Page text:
Amyotrophic Lateral Sclerosis (ALS)

Regulatory Cells Associated with Speed of ALS Progression

Immune system cells known as regulatory T cellsT-regs for short — have been found to play a protective role in mice with a disorder that resembles human amyotrophic lateral sclerosis (ALS). They don't prevent the disease in genetically susceptible mice, but they do appear to slow it down, probably by putting a brake on inflammation in the central nervous system.

ALS Briefs: Serotonergic Neurons and Counteracting Problematic Proteins

Nerve cells called serotonergic neurons degenerate in amyotrophic lateral sclerosis (ALS) and may influence the ALS disease process, an international research team has reported. In particular, the loss of these specialized cells appears to be linked to increased muscle tone or tightness (spasticity).

Webinar: ALS and the National Football League

A webinar (Web-based seminar) about neurodegenerative causes of death, including amyotrophic lateral sclerosis (ALS), in retired National Football League (NFL) football players is scheduled for 1 p.m. EST, Nov. 15, 2012.

ALS: Phase 2 Clinical Trial for NP001 Shows Possible Benefit

Results from a completed phase 2 trial of the experimental therapy NP001 in people with amyotrophic lateral sclerosis (ALS) show that in some trial participants, the drug appeared to be effective at slowing or stopping progression of the disease.

ALS: SOD1 Protein Can Cause Trouble Even When It's 'Normal'

It's been known since the early 1990s that mutations in the superoxide dismutase-1 (SOD1) gene can result in the production of any number of varieties of improperly folded (misfolded) SOD1 protein, and that these misfolded proteins can cause familial amyotrophic lateral sclerosis (ALS).

White Barn


Jim received a bachelor’s degree in art from Greenville College (Ill.).  He was the art director at Regular Baptist Press in Schaumburg, Ill., prior to his retirement.  Although Jim painted for many years, he is no longer able to hold a paintbrush and work on canvases.  This piece was drawn using Photoshop CS3 from a photograph of the original barn. He has illustrated many barns and is now drawing houses using the computer.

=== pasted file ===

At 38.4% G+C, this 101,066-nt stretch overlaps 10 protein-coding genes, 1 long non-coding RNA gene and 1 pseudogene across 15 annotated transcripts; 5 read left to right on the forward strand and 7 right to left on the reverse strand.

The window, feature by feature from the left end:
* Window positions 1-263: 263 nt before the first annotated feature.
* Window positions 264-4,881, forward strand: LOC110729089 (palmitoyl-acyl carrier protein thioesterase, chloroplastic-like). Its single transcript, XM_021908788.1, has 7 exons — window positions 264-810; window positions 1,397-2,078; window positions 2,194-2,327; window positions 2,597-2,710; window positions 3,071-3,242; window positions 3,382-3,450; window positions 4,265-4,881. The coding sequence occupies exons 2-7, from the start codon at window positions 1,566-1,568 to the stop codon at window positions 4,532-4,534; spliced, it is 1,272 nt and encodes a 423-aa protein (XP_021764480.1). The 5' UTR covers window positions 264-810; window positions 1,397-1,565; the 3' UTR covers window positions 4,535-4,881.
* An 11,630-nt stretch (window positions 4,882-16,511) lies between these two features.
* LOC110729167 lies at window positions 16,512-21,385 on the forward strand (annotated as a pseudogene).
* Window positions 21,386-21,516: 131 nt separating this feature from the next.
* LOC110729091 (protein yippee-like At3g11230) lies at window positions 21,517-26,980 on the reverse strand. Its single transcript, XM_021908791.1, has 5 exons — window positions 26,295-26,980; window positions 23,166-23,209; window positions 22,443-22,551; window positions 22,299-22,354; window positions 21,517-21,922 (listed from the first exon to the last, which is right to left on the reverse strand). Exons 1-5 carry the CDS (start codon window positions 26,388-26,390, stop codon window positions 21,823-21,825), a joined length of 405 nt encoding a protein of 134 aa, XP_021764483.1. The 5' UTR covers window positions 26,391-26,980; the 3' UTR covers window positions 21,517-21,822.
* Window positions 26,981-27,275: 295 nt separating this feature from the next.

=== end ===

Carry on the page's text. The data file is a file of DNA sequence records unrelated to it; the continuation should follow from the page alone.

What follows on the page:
James Johnson

Full name: 
James Johnson
James Johnson
Amyotrophic Lateral Sclerosis (ALS)
Digital Media

ALS Researcher Elected to Institute of Medicine

Don Cleveland, a longtime MDA research grantee studying amyotrophic lateral sclerosis (ALS), has been elected to the Institute of Medicine (IOM). Election to the IOM is one of the highest honors in the fields of health and medicine, and recognizes individuals who have demonstrated outstanding professional achievement and commitment to science.

Neural Stem Cell Trial in ALS ‘Very Successful’ So Far

Results from a completed phase 1 trial of neural stem cells in people with amyotrophic lateral sclerosis (ALS) show that the stem cells and the surgical method used to transplant them were safe and well-tolerated. In addition, the experimental therapy appears to have "interrupted the progression of the disease" in some trial participants.

ALS, SMA Share a Biochemical Pathway

New evidence links the motor neuron diseases ALS (amyotrophic lateral sclerosis) and spinal muscular atrophy (SMA), an international team of scientists has reported. The researchers say the findings could lead to the identification of therapeutic targets common to both disorders.